My house is so cute and even closer to campus than my apartment in Minneapolis is (I didn’t think I could get any closer!). It is a 4 bedroom house, with 3 of them upstairs (including mine) and one downstairs. There is just one bathroom (that is split between the toilet room and the shower room), a laundry room upstairs with the bedrooms. Downstairs there is a cupboard under the stairs (Harry Potter anyone?), and the kitchen and lounge area. We have 2 leather couches and one fabric couch, a TV and DVD player and one closet. The kitchen is pretty small but it hasn’t been a problem because we have a pretty big pantry closet. Unfortunately my “flat” (what they call student houses here) is about a 5-7min walk from most of my friends so we have to really plan our meet-ups and I’m usually the one who has to walk in the cold, but it’s also nice because I’m really close to campus and far away from all the crazy party flats.
The first couple of days were pretty busy with orientations and then us girls going into town to check out the shops and restaurants (a lot of delicious Indian food has been eaten!). We learned very fast that Dunedin was much colder than it was on the North Island, so much of our first purchases included: extra blankets, thick socks and thermal shirts. We made a joke that we no longer care if we look “cute” we just care if we stay warm! The nights were, to put it lightly, miserable. The first few nights I wore 2 pairs of leggings, sweatpants, 2 pairs of socks, thermal long sleeve shirts, another long sleeve shirt and a sweatshirt and sometimes with a scarf, and I would still be shivering. I realized after the 3rd night that I didn’t have a personal heater that I was supposed to have, so I went to the office and got one for the rest of the semester. I am still getting used to the cold but it’s getting better.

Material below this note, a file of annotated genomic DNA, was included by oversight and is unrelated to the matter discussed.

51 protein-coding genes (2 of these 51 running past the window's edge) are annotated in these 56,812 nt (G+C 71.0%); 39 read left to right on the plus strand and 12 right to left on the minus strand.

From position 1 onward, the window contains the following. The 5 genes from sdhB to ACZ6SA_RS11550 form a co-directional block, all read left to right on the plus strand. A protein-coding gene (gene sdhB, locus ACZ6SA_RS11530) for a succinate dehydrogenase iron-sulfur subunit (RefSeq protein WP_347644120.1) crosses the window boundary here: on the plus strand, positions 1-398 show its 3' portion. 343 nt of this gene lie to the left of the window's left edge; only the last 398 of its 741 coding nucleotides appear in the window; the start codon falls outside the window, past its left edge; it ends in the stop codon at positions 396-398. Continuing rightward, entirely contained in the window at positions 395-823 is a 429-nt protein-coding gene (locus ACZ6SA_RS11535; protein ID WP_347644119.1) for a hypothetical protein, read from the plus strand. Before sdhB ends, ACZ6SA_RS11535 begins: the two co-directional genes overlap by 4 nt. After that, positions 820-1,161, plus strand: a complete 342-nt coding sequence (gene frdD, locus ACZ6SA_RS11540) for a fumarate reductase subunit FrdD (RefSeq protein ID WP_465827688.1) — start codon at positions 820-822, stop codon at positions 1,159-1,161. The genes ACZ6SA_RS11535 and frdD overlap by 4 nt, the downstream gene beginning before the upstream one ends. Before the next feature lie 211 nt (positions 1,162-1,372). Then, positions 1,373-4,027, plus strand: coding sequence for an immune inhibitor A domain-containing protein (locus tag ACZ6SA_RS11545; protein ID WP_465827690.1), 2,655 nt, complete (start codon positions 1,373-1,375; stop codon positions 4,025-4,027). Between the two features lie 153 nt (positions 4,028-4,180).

The university really helps the new international students meet others and do fun things so they set up a few things for all of us to do for free. The first was they set up an international meeting at a bar downtown in Dunedin, so a few of me and other AustraLearn girls went about an hour late and about an hour later we were all yawning and went home around 10pm. The next day we had tickets for a train ride through the mountains, which was SO so beautiful. After the ride they gave us NZ’s version of a “BBQ” which is really just coleslaw, salad and meet that was made on the grill with ketchup and mustard on the side. Nonetheless, it was delicious! Saturday morning we decided to check out the Dunedin Farmers’ Market, which is supposedly to be the best farmers’ market in NZ, and it was so interesting. Since it’s winter here, not much is in season besides like apples but other things included; broccoli, potatoes, onions, honey, pears, all kinds of meat, bread and various other food stands where you could get everything from waffles and crepes to fried tofu. My friend Anna got this steamed bun that she let us try and they’re super good so I plan on going back next Saturday to get a package of them for cheap and freeze them for dinners later!
Always a new adventure in New Zealand!